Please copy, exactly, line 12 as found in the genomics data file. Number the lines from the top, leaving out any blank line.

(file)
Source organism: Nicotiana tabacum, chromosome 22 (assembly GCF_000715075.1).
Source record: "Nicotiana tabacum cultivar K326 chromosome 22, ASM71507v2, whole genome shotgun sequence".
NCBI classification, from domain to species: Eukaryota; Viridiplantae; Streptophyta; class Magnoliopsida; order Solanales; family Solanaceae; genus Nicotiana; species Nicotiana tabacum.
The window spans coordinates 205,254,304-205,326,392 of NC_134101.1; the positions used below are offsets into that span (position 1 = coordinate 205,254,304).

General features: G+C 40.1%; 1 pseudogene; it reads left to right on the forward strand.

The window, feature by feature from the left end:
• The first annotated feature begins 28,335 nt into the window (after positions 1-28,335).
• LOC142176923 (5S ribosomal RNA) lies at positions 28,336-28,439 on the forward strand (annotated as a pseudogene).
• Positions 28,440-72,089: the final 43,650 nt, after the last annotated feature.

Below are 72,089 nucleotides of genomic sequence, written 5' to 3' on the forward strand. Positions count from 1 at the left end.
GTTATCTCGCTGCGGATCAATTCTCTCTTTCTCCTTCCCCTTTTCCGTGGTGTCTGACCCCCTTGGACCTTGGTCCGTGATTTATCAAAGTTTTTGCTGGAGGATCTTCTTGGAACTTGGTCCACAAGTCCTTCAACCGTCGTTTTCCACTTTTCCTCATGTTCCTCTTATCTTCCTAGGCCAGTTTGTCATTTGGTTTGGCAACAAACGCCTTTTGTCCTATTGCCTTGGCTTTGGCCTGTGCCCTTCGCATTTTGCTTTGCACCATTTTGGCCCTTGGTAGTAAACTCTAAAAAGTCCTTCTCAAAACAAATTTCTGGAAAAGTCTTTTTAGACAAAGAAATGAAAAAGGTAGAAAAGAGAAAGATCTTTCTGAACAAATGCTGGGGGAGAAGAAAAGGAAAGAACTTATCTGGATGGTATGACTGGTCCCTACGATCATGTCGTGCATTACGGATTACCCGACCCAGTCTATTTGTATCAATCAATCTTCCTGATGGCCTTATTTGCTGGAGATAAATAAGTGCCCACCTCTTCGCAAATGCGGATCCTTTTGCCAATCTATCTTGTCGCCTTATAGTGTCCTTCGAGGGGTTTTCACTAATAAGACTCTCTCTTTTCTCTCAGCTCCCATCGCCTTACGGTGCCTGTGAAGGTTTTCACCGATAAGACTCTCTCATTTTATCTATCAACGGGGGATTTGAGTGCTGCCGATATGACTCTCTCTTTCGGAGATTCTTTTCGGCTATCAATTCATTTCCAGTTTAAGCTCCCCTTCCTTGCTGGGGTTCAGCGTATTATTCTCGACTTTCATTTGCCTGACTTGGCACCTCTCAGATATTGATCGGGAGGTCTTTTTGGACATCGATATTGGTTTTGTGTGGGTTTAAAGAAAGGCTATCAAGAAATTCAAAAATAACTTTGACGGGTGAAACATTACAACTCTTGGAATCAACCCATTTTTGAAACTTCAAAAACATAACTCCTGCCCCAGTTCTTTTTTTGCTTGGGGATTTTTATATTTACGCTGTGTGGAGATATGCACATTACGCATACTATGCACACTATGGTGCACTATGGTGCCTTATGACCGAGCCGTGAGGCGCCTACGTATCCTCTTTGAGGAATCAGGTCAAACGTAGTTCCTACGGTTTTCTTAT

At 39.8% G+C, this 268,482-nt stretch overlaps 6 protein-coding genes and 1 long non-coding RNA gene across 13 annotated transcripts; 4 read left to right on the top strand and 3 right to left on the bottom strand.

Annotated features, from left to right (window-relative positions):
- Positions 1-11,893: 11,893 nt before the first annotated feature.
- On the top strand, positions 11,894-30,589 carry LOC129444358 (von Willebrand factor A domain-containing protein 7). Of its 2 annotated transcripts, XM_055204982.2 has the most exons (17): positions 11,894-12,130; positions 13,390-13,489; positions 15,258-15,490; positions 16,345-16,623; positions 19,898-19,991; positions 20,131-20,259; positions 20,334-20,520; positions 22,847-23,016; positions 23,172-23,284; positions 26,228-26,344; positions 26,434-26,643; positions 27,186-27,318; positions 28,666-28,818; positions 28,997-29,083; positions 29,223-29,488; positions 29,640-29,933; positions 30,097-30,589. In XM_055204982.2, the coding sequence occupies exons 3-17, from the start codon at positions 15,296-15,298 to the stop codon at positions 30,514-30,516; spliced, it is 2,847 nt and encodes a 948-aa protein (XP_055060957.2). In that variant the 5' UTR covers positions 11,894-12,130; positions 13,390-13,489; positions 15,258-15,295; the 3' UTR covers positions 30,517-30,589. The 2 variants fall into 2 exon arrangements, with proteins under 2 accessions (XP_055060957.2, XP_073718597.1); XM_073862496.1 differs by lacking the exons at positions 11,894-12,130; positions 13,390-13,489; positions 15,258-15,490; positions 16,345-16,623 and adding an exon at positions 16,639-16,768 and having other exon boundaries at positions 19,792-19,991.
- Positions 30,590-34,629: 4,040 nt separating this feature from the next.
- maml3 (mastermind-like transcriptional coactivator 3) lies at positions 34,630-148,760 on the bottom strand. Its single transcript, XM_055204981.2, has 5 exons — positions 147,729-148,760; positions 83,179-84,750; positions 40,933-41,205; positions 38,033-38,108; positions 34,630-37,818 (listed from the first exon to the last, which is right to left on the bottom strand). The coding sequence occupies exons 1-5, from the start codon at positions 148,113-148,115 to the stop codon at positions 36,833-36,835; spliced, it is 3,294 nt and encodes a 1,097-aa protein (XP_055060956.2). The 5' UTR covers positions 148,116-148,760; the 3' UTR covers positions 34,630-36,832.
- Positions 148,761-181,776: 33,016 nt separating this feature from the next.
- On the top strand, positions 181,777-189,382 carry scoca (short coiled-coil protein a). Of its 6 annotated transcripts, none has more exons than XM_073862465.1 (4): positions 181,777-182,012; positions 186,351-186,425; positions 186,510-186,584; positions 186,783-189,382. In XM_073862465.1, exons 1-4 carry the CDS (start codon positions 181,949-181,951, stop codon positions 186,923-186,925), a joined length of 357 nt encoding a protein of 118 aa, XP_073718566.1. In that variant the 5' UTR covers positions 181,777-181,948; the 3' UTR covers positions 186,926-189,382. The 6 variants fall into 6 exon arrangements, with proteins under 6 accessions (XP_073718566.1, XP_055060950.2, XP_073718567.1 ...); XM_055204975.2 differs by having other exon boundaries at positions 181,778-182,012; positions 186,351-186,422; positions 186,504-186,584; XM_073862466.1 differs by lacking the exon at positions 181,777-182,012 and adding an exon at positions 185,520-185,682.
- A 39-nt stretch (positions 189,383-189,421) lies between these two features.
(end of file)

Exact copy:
At 39.8% G+C, this 268,482-nt stretch overlaps 6 protein-coding genes and 1 long non-coding RNA gene across 13 annotated transcripts; 4 read left to right on the top strand and 3 right to left on the bottom strand.